Unbound sampler declaration andd GLSL shader code

You got that twisted. Conditional statements which are dynamically uniform and evaluate to false will not trigger execution of the code. Since your statement isn’t dynamically uniform, potentially both branches are executed as GClements pointed out and if then excuted code triggers undefined behavior which isn’t handled graciously by the implementation, you get into trouble.

Here’s why your condition isn’t dynamically uniform:

  • it’s not a constant expression, so the trivial case is out
  • gl_FragColor is not a uniform but a built-in fragment shader input:
in vec4 gl_FragCoord;

The GLSL Spec states:

A fragment-shader expression is dynamically uniform if all fragments evaluating it get the same resulting value.

It should be obvious that this is generally not (if ever)the case for an expression involving gl_FragCoord - even though it will always evaluates to false.

I didn’t get it twisted. My problem came from the samplers not being bound, regardless of whether I was using dynamically evaluted uniforms or something else (I was indeed using a dynamically evaluated ‘isBound’ uniform to prove that the problem indeed came from the unbound samplers). That was my original problem and question, let’s not forget that.

Now, the discussion slipped towards GPU execution with your reply:

and the one of GClements. I am learning something new, as I didn’t know the GPU could execute code in the wrong code path. However I can’t take that for granted because you say it. Can you prove me, can you explain me the reason, the rationale behind which the GPU would execute the wrong code path? Especially since it doesn’t have a branch prediction unit?

[b]How can the GPU execute both branches? How is this possible?

[/b]From http://docs.nvidia.com/cuda/pdf/ptx_isa_3.1.pdf:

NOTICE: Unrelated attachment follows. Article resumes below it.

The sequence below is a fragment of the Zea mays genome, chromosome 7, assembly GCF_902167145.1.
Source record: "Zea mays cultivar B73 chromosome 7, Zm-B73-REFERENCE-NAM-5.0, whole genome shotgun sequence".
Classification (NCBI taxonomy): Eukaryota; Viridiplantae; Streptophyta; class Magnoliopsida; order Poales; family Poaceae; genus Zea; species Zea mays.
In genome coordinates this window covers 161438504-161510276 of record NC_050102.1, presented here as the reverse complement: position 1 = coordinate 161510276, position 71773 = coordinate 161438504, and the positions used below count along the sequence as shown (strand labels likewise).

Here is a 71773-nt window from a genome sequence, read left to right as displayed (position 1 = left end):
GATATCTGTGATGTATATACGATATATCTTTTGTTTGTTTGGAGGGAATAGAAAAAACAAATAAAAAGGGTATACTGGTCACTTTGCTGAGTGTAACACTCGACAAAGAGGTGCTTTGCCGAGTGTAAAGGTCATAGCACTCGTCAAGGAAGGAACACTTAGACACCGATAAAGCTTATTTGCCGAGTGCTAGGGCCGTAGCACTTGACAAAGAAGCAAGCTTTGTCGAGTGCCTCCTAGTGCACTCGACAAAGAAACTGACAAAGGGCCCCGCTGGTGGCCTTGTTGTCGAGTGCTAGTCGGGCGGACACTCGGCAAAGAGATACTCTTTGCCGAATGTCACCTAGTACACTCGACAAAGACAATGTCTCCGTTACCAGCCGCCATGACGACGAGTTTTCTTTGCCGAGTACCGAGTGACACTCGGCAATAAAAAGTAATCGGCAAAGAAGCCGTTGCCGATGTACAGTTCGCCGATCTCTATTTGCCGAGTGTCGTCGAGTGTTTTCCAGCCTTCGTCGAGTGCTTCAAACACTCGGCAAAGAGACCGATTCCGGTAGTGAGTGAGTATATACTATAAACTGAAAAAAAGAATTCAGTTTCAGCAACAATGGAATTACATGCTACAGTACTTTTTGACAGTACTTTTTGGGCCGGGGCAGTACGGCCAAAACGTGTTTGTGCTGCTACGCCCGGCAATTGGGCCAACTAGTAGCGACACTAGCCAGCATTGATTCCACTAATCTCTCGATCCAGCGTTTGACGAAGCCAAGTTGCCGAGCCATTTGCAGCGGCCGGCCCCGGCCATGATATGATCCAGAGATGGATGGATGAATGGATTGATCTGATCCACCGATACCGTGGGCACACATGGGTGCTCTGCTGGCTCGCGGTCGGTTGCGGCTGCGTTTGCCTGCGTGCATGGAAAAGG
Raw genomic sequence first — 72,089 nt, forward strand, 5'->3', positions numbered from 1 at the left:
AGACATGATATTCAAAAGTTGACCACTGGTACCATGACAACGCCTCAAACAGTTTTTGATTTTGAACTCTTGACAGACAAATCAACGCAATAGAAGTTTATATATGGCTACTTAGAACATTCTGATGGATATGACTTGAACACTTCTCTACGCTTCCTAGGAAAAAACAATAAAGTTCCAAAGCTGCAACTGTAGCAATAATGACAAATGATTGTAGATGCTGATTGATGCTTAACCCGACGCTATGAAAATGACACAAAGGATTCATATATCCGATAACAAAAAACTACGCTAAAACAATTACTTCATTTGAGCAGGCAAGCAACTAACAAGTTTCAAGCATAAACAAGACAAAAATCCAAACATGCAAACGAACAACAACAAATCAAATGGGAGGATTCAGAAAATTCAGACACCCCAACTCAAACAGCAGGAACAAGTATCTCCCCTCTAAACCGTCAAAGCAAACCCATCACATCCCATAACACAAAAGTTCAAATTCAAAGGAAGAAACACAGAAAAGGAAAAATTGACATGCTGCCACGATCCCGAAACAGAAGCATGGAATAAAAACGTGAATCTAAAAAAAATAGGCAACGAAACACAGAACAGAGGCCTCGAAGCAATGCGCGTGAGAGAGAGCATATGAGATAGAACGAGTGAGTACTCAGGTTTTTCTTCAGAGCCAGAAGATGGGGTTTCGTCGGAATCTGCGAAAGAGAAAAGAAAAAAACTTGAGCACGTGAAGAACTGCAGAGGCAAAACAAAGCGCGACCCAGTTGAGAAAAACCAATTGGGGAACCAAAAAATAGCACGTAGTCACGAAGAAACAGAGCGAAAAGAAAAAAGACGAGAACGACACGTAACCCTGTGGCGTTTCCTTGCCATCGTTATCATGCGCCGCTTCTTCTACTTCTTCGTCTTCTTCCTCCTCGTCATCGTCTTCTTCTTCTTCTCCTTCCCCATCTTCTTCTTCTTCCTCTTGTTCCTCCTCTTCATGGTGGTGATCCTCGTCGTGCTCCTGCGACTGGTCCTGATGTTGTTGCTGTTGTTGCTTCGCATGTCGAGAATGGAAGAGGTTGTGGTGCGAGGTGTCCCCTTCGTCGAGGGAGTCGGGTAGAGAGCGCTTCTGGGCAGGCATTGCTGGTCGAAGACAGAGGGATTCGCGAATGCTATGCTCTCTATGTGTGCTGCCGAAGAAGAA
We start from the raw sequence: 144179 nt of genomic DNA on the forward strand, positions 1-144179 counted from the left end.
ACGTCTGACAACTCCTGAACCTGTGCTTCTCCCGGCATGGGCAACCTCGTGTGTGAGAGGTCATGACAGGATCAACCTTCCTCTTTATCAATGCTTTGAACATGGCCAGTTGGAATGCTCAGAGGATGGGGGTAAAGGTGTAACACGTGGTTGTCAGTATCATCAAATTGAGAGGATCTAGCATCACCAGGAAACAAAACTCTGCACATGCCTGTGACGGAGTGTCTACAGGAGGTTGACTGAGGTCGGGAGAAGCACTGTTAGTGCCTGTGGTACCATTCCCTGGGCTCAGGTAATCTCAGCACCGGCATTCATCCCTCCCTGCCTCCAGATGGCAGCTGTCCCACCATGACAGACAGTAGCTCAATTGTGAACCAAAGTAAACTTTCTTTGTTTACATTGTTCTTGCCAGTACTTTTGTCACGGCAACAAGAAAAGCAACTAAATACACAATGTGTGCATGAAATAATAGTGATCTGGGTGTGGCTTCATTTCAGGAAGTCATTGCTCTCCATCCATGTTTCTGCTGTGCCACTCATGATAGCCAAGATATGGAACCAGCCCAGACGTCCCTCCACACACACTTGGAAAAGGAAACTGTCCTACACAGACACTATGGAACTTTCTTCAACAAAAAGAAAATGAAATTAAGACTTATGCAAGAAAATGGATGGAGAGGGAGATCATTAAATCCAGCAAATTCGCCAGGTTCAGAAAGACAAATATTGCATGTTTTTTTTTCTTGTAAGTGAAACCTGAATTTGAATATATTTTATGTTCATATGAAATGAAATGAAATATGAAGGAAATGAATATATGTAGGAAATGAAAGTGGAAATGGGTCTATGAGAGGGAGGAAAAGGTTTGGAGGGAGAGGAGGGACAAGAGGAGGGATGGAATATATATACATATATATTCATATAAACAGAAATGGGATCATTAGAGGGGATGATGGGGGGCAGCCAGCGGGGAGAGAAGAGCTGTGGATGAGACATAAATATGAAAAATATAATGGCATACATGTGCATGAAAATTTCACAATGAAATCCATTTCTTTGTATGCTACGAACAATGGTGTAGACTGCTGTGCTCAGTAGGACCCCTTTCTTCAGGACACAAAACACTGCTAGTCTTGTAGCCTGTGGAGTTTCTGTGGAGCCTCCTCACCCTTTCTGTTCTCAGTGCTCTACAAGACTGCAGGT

"If threads of a warp diverge via a data-dependent conditional branch, the warp serially executes each branch path taken, disabling threads
that are not on that path, and when all paths complete, the threads converge back to the
same execution path"

I understand the code is not executed when it shouldn’t. Fortunately not! imageStores() would better not be executed!

The issue is that OpenGL just defines the GLSL specification, and not the underlying implementation. So it’s quite possible that leaving a sampler unbound will work on some platforms and not others. Even driver updates could potentially change the behaviour of your program if the compiler changes significantly enough (I have had this happen in other cases).

For example, one implementation might recompile the shader to optimize out uniform conditionals. Another might serialize the cases, and a third might run both cases for all pixels/vertices but only commit results for the ones that passed the conditional test. All are valid compiler strategies. You just don’t know the exact details of how the shader is compiled and executed, so it’s possible that bad things might happen if you leave a sampler unbound.

The rationale is that GPUs typically use a “Single Instruction, Multiple Data” (SIMD) architecture (similar to e.g. MMX or SSE, or std::valarray in C++). Each (non-uniform) variable in a shader is actually an array of (typically 32 or 64) such variables. Each operation (addition, multiplication, etc) is performed on entire arrays, element-wise. GLSL models this as multiple shader invocations running in parallel.

Any condition may be true for some elements and false for others. To implement branching, the GPU evaluates both branches but any side-effects (e.g. assignment, imageStore()) are limited to elements for which the condition is true.

[QUOTE=fred_em;1252183]
[b]How can the GPU execute both branches? How is this possible?

[/b]From http://docs.nvidia.com/cuda/pdf/ptx_isa_3.1.pdf:

"If threads of a warp diverge via a data-dependent conditional branch, the warp serially executes each branch path taken, disabling threads